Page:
About us

Higher Education







Glossary of terms used on this site

There are 7 entries in this glossary.
Search for glossary terms (regular expression allowed)
Begin with Contains Exact term


All A B C D E F G H I J K L M N O P Q R S T U V W X Y Z
Term Definition

The process by which an agency or an association acknowledges the achievement of established quality standards and usually grants certain privileges to the target individual (student or teacher).


A Code of Practice is a document, with no mandatory requirements, that describes the minimum audit requirements and those that are considered to reveal a practice worthy of consideration. A Code identifies a comprehensive series of system-wide expectations covering matters relating to the management of academic quality and standards in higher education. It provides an authoritative reference point for institutions as they consciously, actively, and systematically assure the academic quality and standards of their programmes, awards, and qualifications. A Code assumes that, taking into account nationally agreed upon principles and practices, each institution has its own systems for independent verification both of its quality and standards and of the effectiveness of its quality assurance systems. In developing a Code, extensive advice is sought from a range of knowledgeable practitioners.


Competences represent a dynamic combination of cognitive and metacognitive skills, knowledge and understanding, interpersonal, intellectual and practical skills and ethical values. Fostering these competences is the object of all educational programmes. Competences are developed in all course units and assessed at different stages of a programme. Some competences are subject-area related (specific to a field of study), while others are generic (common to any degree course). It is normally the case that competence development proceeds in an integrated and cyclical manner throughout a programme.


Level of core competencies, relevant knowledge, and skills within a subject area, i.e., everything a student should know and be able to do. Content standards shape what goes into the curriculum and refer to required inputs.


Results that can be quantified; all measures of student outcomes except learning gains, including executive function skills, and affective-related measures. Examples of countable outcomes include: numbers of persons who gain employment, numbers of people who register to vote, and numbers of people who achieve a graduate education degree. Learning gains are gains in speaking, listening, reading, writing, and numeracy. Executive function skills include problem-solving, critical thinking, and meta-cognition. Affective-related measures include self-esteem, self-confidence, and interpersonal communication.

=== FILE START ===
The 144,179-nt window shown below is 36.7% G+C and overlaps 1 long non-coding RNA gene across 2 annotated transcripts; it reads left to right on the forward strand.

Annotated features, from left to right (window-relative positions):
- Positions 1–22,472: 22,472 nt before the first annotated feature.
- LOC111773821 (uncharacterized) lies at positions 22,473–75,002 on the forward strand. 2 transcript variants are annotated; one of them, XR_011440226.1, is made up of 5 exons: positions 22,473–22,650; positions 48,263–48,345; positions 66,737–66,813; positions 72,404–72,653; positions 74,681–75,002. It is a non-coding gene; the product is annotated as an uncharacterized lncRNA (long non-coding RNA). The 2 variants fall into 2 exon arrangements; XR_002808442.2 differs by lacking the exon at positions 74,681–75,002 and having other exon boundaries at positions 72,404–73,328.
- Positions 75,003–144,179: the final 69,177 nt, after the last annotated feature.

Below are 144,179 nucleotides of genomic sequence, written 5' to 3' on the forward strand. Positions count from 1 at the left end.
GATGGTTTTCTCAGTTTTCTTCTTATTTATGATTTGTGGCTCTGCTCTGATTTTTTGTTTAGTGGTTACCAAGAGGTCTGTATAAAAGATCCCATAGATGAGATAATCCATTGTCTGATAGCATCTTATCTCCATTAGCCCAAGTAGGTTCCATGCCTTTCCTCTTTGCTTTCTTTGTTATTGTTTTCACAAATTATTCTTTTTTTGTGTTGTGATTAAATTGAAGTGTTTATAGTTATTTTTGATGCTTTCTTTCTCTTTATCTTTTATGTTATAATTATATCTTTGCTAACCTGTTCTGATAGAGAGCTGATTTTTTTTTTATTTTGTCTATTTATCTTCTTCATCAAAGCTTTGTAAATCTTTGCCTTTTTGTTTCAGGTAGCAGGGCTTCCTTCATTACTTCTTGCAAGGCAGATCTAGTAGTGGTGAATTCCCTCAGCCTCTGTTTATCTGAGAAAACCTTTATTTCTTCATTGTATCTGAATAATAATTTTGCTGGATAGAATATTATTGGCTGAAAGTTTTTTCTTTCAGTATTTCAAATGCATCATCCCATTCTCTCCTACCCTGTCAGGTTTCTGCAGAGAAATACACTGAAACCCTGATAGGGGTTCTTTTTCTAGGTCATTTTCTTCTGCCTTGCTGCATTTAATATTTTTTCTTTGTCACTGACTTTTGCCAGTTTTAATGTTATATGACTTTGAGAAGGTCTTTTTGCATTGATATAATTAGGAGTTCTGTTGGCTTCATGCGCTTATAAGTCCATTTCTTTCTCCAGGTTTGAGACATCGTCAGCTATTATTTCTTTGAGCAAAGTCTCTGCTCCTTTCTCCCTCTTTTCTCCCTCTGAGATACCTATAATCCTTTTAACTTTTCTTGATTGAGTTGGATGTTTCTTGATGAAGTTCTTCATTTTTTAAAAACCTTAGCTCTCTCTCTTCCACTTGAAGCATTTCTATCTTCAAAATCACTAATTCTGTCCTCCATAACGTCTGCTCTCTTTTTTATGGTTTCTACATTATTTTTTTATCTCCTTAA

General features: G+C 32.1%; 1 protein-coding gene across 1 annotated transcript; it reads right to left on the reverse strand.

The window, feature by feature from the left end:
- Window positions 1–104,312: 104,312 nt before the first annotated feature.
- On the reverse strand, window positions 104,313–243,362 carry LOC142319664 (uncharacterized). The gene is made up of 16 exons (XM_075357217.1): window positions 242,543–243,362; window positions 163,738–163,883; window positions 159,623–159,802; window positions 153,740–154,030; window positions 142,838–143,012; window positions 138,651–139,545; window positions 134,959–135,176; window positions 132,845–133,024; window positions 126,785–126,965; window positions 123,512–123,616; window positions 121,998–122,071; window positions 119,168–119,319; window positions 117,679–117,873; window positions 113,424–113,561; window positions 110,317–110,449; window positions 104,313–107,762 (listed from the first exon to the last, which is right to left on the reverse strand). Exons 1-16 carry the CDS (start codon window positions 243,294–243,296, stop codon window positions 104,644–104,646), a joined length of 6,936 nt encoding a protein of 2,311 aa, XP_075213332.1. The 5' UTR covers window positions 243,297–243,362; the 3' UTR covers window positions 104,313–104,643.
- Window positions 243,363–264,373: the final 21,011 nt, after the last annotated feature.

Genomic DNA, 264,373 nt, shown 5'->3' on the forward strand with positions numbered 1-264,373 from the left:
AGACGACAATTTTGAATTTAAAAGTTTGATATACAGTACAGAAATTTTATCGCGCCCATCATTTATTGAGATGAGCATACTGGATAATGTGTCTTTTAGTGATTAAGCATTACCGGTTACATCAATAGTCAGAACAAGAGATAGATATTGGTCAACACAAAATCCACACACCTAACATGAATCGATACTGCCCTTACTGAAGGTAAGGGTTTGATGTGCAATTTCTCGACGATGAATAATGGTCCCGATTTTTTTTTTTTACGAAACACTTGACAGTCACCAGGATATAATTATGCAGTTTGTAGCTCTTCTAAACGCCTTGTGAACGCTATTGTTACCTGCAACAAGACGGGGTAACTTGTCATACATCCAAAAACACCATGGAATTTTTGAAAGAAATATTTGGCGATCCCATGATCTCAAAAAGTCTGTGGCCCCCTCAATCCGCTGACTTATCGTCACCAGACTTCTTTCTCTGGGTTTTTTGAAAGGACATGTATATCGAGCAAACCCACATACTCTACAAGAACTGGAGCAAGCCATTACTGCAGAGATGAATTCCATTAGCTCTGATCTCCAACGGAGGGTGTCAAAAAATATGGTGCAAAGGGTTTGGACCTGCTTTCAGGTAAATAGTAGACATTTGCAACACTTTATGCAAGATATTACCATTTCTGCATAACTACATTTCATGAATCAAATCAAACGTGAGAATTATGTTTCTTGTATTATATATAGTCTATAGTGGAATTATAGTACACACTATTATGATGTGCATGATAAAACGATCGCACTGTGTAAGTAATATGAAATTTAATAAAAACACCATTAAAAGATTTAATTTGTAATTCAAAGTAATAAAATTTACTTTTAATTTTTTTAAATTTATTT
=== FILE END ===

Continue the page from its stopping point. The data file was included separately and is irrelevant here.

Yardsticks/checkpoints/benchmarks by which the attainment of certain objectives and/or standards can be examined. Criteria describe in a certain degree of detail the characteristics of the requirements and conditions to be met [in order to meet a standard] and therefore provide the (quantitative and/or qualitative) basis on which an evaluative conclusion is drawn.


As it relates to institutional quality culture, the culture of evidence is that habit acquired in a higher education institution and based on clear ethical values, principles, and rules, which consists of the self-evaluation of its learning outcomes, engaging the teaching staff and the academic administration in a thoughtful, regular collection, selection, and use of relevant institutional performance indicators, in order to inform and prove, whenever (and to whomever) necessary, that it is doing well in specific areas (e.g., institutional planning, decision- making, quality, etc.) and for the purpose of improving its learning and teaching outcomes. The “culture of evidence” (as opposed to “a culture of professional tradition and trust”) is the empirical basis for the quality culture of a higher education institution. As formulated within the new WASC (Western Association of Schools and Colleges) standards, the culture of evidence requested from a higher education institution implies that the institution is stimulated to be able to provide empirical data that its programmes are consistent with its own mission and not with some pre-given “check list” of requests.

We use cookies to help provide you with the best possible online experience. By using this site, you agree that we may store and access cookies on your device. If you want to use the sites without cookies or would like to know more, you can do that here.